Scientists discover two genes that cause the disease – and how to target them
A groundbreaking study has found two new genes which could be linked to Alzheimer’s.
Until now, these genes were seen as protectors, since they are part of the brain’s immune system.
However, scientists at Cardiff University have demonstrated that they can also create fertile ground for the neurodegenerative disease.
Crucially, they said there are clear ways to target these genes – potentially blocking them from triggering dangerous activity.
Dr. Doug Brown, director of research and development at the Alzheimer’s Society which jointly funded the work, said: ‘Over 60 percent of people with dementia have Alzheimer’s disease, yet despite its prevalence we still don’t fully understand the complex causes of the disease.
‘The discovery of two new risk genes for Alzheimer’s is an exciting advance that could help to deepen our understanding of what happens in the brains of people with the disease.
‘These genes reinforce a critical role for special cells in the brain – called microglia – that are responsible for clearing up debris including damaged cells and proteins.’
Dr Brown said such findings helped to show researchers where to focus their efforts in the search for new, effective treatments.
The researchers from Cardiff University received funding from the Medical Research Council (MRC), Welsh Government and Alzheimer’s Research UK.
They identified the two genes, which were not previously considered candidates for Alzheimer’s risk.
The study compared the DNA of tens of thousands of individuals with Alzheimer’s with aged-matched people who are free from the disease, building on their previous work of identifying 24 susceptibility genes.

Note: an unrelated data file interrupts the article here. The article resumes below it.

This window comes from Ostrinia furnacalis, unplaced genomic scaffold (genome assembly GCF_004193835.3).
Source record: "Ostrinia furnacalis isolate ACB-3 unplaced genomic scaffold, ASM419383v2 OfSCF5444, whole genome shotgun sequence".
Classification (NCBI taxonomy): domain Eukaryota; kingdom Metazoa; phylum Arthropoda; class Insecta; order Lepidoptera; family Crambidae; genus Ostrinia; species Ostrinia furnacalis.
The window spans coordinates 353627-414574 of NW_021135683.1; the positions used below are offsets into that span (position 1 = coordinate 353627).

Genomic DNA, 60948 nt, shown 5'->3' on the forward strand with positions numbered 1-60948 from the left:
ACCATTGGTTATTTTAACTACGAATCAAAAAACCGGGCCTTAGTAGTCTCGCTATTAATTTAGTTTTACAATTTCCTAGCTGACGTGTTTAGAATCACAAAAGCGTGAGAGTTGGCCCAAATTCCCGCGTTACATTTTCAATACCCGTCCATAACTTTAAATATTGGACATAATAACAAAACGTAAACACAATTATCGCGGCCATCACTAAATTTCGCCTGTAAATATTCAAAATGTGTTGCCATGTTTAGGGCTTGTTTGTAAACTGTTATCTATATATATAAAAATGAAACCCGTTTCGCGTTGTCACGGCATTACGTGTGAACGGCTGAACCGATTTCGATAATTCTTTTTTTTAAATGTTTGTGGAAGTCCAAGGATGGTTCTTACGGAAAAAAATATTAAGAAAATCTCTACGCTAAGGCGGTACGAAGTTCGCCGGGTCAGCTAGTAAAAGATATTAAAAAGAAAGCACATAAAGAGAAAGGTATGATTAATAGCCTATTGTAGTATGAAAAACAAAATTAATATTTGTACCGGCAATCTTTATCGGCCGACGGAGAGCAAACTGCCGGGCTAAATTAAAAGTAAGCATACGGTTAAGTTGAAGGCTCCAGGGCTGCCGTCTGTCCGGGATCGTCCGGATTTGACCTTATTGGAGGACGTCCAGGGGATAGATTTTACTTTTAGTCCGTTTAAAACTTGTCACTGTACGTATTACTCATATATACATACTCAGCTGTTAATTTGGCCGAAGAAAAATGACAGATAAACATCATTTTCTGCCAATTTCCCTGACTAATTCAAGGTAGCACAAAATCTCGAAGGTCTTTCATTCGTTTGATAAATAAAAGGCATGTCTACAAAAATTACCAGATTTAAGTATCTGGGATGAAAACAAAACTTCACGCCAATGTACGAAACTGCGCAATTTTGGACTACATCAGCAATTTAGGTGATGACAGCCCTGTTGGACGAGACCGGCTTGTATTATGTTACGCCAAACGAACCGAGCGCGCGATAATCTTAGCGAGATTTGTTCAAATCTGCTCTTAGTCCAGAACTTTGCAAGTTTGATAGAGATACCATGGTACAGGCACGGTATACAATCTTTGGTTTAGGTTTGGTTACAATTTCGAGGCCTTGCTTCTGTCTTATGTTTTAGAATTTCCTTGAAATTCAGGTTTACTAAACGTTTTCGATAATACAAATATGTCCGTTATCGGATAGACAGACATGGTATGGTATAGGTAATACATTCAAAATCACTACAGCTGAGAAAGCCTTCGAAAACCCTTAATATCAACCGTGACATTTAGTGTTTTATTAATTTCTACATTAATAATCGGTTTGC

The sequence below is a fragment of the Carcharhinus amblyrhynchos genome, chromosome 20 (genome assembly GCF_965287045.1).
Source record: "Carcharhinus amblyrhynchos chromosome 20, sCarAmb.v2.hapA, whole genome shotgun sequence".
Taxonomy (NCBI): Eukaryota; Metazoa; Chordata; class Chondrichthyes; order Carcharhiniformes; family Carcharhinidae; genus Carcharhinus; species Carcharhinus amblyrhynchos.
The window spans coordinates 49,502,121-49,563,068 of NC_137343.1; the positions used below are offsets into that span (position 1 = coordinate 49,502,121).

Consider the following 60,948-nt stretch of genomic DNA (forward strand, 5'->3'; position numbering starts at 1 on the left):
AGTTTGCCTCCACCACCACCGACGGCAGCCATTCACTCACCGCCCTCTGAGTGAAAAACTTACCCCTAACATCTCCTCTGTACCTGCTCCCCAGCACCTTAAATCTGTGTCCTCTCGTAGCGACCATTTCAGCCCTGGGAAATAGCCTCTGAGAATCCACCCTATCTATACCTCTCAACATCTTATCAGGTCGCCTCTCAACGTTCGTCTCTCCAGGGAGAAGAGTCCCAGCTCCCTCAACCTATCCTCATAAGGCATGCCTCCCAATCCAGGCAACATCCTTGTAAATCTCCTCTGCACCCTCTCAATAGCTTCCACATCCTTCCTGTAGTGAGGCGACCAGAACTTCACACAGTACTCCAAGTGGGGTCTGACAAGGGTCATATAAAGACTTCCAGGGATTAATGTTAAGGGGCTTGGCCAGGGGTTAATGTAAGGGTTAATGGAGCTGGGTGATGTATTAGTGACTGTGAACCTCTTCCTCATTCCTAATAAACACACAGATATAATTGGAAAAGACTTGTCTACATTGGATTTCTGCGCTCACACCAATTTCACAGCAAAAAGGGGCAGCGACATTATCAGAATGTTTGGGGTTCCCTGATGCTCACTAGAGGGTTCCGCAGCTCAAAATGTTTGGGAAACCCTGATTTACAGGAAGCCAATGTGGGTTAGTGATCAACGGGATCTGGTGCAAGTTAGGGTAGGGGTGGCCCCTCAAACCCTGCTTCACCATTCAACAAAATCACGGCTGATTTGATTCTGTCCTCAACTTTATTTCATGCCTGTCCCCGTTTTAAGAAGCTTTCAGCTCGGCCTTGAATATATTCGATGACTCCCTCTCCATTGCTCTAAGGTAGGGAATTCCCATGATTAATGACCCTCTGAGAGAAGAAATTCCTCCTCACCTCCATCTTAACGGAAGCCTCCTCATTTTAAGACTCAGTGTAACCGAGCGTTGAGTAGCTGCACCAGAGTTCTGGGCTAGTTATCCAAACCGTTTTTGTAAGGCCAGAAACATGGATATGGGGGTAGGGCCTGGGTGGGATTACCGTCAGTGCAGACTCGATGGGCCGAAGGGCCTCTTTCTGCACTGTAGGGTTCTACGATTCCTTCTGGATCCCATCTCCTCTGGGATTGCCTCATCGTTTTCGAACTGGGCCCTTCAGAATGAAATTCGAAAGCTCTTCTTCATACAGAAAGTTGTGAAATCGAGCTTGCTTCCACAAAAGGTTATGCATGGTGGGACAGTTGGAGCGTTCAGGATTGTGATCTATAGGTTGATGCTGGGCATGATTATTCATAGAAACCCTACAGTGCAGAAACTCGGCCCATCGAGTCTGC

Dr Rebecca Sims, from Cardiff University’s School of Medicine, said the genes, which suggested immune cells in the brain played a causal role in the disease, were ‘very good’ targets for potential drug treatment.
She added: ‘In addition to identifying two genes that affect the risk of developing Alzheimer’s disease, our new research reveals a number of other genes and proteins that form a network likely to be important in its development.’
The university was selected as one of six centres for the £250 million UK Dementia Research Institute in April and the team there will now build on this discovery to investigate in detail the role of microglia in dementia, which Dr. Brown said will ‘ultimately accelerate our progress towards finding a cure’.
The centre is set to become the biggest investment Wales has ever received for scientific study into dementia.
Dr Rosa Sancho, who is head of research at Alzheimer’s Research UK, likened the revelations to ‘finding puzzle pieces that biologists can start to fit together to build a complete picture of a disease’.
She said: ‘There are currently no treatments to slow the progression of Alzheimer’s and increased investment in research is vital so that we can capitalise on new findings and drive progress for people with the condition and their families.’
The research ‘Rare coding variants in PLCG2, ABI3 and TREM2 implicate microglial-mediated innate immunity in Alzheimer’s disease’ is published in Nature Genetics.
Written by Mia De Graaf and published by The Daily Mail ~ June 17 2017.
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